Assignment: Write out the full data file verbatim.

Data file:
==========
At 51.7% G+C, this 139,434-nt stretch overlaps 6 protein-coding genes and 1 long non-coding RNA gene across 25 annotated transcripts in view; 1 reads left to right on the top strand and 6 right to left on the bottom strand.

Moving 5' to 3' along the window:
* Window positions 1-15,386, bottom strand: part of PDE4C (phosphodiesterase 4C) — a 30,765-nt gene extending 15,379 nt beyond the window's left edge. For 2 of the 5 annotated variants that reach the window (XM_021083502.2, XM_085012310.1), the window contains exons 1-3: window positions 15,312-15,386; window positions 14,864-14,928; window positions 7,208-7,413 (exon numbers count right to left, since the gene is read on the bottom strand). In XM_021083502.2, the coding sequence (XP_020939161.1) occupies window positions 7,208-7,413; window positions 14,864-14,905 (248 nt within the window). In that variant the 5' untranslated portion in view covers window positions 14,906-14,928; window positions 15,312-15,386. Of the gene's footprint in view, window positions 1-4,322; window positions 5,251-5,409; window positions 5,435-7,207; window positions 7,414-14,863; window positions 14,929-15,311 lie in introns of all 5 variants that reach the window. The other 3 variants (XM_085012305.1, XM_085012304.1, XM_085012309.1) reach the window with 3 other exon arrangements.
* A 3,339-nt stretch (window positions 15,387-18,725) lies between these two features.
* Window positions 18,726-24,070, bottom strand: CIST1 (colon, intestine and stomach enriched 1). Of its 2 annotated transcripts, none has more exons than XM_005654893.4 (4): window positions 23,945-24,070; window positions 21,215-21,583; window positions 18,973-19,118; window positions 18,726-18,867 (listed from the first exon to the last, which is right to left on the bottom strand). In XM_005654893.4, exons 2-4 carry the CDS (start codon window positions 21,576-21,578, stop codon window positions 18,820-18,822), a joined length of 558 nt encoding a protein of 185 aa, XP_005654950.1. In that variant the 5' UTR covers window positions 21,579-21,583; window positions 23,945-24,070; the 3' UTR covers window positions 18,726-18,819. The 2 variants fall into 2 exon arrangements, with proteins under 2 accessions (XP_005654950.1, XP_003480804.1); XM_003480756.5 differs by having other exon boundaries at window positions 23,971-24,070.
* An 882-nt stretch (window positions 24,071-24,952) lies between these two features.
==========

At 51.7% G+C, this 139,434-nt stretch overlaps 6 protein-coding genes and 1 long non-coding RNA gene across 25 annotated transcripts in view; 1 reads left to right on the top strand and 6 right to left on the bottom strand.

Moving 5' to 3' along the window:
* Window positions 1-15,386, bottom strand: part of PDE4C (phosphodiesterase 4C) — a 30,765-nt gene extending 15,379 nt beyond the window's left edge. For 2 of the 5 annotated variants that reach the window (XM_021083502.2, XM_085012310.1), the window contains exons 1-3: window positions 15,312-15,386; window positions 14,864-14,928; window positions 7,208-7,413 (exon numbers count right to left, since the gene is read on the bottom strand). In XM_021083502.2, the coding sequence (XP_020939161.1) occupies window positions 7,208-7,413; window positions 14,864-14,905 (248 nt within the window). In that variant the 5' untranslated portion in view covers window positions 14,906-14,928; window positions 15,312-15,386. Of the gene's footprint in view, window positions 1-4,322; window positions 5,251-5,409; window positions 5,435-7,207; window positions 7,414-14,863; window positions 14,929-15,311 lie in introns of all 5 variants that reach the window. The other 3 variants (XM_085012305.1, XM_085012304.1, XM_085012309.1) reach the window with 3 other exon arrangements.
* A 3,339-nt stretch (window positions 15,387-18,725) lies between these two features.
* Window positions 18,726-24,070, bottom strand: CIST1 (colon, intestine and stomach enriched 1). Of its 2 annotated transcripts, none has more exons than XM_005654893.4 (4): window positions 23,945-24,070; window positions 21,215-21,583; window positions 18,973-19,118; window positions 18,726-18,867 (listed from the first exon to the last, which is right to left on the bottom strand). In XM_005654893.4, exons 2-4 carry the CDS (start codon window positions 21,576-21,578, stop codon window positions 18,820-18,822), a joined length of 558 nt encoding a protein of 185 aa, XP_005654950.1. In that variant the 5' UTR covers window positions 21,579-21,583; window positions 23,945-24,070; the 3' UTR covers window positions 18,726-18,819. The 2 variants fall into 2 exon arrangements, with proteins under 2 accessions (XP_005654950.1, XP_003480804.1); XM_003480756.5 differs by having other exon boundaries at window positions 23,971-24,070.
* An 882-nt stretch (window positions 24,071-24,952) lies between these two features.